As summer rolls on, so too does the warmer weather. In many parts of Australia, temperatures can reach extreme levels. And with those higher temperatures, the risk of heat-related illness, particularly dehydration, rises. Dehydration can affect anyone,­ regardless of age or medical history.

What is dehydration?

Dehydration occurs when you lose or use more fluid than you take in and the body doesn’t have enough water to function properly. But dehydration is not just a loss of water, it’s also a loss of electrolytes. Electrolytes are minerals–chloride, potassium and sodium for example–that are needed for maintaining muscle function and other important bodily functions.

Our bodies are about 70% water. From our bones to our heart, water is responsible for maintaining blood circulation as well as supplying our bodies with essential nutrients and removing waste.

However, we lose water every day when we sweat or go to the bathroom, for example and our body does not store water, so it’s important to keep replacing what we lose.

Not drinking enough water, increased sweating—due to hot weather, exercise or illness—diarrhoea and vomiting can cause dehydration. But so too can increased urination caused by medication or medical conditions.

How do I know if I’m dehydrated?

The most common symptoms of dehydration are a dry mouth and feeling thirsty.

Other dehydration symptoms include:

  • headache
  • dry skin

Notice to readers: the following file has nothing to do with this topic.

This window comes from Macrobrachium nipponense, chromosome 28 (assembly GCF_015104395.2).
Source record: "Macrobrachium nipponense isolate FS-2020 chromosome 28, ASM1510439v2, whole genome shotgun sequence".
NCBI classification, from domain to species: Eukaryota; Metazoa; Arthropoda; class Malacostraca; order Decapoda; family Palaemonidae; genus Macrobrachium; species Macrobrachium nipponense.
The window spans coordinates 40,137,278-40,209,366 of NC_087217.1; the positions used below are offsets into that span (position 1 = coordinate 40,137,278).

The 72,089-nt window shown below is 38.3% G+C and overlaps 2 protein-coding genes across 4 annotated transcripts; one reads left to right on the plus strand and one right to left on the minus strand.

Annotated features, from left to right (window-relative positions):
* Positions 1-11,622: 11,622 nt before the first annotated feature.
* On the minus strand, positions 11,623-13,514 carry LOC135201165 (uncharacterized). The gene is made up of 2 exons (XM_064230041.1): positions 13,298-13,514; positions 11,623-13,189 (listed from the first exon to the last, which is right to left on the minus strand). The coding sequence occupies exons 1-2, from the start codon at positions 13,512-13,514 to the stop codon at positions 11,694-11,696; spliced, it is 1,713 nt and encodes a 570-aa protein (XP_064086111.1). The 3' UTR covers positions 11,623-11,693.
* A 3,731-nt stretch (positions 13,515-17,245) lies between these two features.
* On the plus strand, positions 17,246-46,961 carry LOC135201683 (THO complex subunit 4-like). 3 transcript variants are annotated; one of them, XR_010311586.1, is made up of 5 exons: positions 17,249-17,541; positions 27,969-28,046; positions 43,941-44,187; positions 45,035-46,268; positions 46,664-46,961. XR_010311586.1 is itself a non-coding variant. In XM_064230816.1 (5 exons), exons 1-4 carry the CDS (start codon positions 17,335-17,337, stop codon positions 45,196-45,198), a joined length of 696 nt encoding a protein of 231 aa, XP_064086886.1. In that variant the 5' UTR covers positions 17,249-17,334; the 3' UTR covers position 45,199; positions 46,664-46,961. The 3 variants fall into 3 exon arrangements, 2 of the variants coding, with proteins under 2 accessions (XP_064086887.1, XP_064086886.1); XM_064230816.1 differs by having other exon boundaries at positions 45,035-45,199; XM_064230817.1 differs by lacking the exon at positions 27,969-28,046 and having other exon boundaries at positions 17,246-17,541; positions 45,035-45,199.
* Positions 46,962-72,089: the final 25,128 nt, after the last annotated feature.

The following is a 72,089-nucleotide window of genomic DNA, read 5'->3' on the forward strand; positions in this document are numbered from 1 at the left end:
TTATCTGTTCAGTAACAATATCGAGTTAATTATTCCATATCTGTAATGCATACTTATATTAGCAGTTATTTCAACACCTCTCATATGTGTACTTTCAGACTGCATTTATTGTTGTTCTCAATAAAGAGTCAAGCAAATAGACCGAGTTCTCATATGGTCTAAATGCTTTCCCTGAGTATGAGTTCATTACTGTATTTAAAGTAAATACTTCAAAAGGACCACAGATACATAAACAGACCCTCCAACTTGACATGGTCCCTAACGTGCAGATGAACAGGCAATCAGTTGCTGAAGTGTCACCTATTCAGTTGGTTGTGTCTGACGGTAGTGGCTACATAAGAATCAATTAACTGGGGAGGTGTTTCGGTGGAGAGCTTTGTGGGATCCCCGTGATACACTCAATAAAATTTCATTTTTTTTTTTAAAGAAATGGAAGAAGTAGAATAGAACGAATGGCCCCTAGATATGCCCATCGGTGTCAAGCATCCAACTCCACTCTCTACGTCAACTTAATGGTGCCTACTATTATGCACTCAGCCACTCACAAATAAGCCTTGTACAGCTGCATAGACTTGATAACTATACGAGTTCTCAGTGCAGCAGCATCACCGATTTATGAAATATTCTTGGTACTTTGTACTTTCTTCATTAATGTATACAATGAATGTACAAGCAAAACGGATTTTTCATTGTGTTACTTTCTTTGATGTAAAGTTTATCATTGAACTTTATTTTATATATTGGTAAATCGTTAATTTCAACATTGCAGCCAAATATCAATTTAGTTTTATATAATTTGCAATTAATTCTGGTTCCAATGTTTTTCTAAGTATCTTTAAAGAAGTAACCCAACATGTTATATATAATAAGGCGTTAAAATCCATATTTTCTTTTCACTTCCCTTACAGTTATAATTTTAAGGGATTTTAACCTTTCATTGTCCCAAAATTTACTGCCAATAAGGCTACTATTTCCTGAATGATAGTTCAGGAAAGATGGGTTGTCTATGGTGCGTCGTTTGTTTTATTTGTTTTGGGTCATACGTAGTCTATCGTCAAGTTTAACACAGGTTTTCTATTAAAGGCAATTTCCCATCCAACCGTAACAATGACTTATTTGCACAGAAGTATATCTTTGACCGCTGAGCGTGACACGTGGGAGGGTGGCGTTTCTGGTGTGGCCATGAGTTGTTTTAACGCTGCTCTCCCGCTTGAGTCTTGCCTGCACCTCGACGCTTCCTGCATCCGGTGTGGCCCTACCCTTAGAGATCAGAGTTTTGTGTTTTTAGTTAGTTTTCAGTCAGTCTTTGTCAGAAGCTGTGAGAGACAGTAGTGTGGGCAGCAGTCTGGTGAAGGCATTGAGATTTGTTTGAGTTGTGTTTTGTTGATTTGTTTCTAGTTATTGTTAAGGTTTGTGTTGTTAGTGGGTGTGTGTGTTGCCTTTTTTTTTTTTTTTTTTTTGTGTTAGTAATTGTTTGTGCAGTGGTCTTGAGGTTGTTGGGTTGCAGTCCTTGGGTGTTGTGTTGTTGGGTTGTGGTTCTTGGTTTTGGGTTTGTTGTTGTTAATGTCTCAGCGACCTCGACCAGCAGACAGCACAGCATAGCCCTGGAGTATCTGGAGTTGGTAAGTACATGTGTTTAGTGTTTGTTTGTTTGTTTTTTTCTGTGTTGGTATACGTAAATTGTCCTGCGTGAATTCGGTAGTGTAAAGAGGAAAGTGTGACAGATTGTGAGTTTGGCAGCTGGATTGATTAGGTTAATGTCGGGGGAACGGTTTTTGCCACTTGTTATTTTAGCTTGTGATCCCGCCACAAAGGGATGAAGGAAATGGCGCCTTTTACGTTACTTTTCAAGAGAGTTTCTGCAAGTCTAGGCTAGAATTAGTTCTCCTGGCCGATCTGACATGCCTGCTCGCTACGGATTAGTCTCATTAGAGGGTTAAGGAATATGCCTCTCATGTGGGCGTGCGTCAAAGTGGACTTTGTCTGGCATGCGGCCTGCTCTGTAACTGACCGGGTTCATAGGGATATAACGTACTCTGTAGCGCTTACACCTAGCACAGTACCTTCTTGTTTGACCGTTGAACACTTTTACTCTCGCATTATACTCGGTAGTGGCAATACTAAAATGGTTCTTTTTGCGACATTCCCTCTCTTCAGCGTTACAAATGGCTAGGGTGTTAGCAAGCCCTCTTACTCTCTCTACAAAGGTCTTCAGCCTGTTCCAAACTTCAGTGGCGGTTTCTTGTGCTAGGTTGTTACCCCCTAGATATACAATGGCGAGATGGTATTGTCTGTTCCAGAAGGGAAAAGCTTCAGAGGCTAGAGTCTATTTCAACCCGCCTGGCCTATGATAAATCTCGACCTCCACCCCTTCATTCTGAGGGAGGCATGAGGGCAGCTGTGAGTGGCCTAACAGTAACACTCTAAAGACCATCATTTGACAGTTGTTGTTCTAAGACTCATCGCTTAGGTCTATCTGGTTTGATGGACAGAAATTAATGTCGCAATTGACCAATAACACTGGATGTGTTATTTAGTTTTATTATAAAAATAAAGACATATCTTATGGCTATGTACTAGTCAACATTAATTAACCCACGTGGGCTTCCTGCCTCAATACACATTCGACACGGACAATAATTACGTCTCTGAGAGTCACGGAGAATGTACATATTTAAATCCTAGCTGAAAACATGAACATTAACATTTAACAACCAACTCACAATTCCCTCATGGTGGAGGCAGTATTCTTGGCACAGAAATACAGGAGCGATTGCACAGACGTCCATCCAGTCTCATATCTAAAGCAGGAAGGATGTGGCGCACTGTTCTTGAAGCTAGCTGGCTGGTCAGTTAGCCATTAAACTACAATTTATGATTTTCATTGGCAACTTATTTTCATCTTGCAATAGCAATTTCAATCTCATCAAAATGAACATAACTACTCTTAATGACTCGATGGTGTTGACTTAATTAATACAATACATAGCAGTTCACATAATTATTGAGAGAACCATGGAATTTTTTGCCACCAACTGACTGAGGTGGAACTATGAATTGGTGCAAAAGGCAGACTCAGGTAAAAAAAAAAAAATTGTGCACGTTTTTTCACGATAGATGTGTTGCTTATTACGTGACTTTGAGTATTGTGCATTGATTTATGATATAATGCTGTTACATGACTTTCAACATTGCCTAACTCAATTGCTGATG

• tiredness
  • dizziness
  • constipation
  • light-headedness
  • passing less urine than normal
  • cramping in the arms and legs

If these symptoms worsen or last for more than an hour, immediate medical attention is highly advised.

Helpful hints to stay hydrated:

  • Drink plenty of water. Try keeping a drink bottle with you throughout the day and take regular sips.
  • Water isn’t the only fluid that will keep you hydrated.  Try milk, fruit juice, cordial, vegetable juice, soup or hot chocolate.
  • Eat plenty of fruit and vegetables as they contain both water and other nutrients including potassium. Try watermelon, strawberries, celery, cucumber or rockmelon.
  • Eat other fluid rich foods like icy poles, custard, jelly, ice cream and yoghurt.
  • Try to limit coffee and tea. If you do have a coffee or tea, drink a glass of water afterwards.
  • Avoid soft drinks or caffeine-based drinks, which can trigger urge incontinence in some people with bladder dysfunction and can promote dehydration.
  • Try to limit any alcoholic drinks.
  • Do any exercise or outdoor activities in the early morning or evening to avoid excessive exposure to the hottest part of the day.
  • If you do any exercise or outdoor activities, make sure you take a drink bottle with you and sip water regularly.
  • Sunburn stops your body from cooling itself down properly so wear sunscreen and a hat to protect your head, neck, ears and face.
  • Wear thin, loose clothing to help sweat evaporate. Avoid wearing dark clothes which absorb more heat than light clothing.
  • Pay attention to the colour of your urine as this is a good way to see how hydrated you are. If you are well hydrated, your urine will generally be clear, pale or straw-coloured. If it is dark yellow or amber in colour, this is a sign you need to up your fluid intake.

Please note the information supplied is general in nature. Please consult your medical practitioner for individual advice. 

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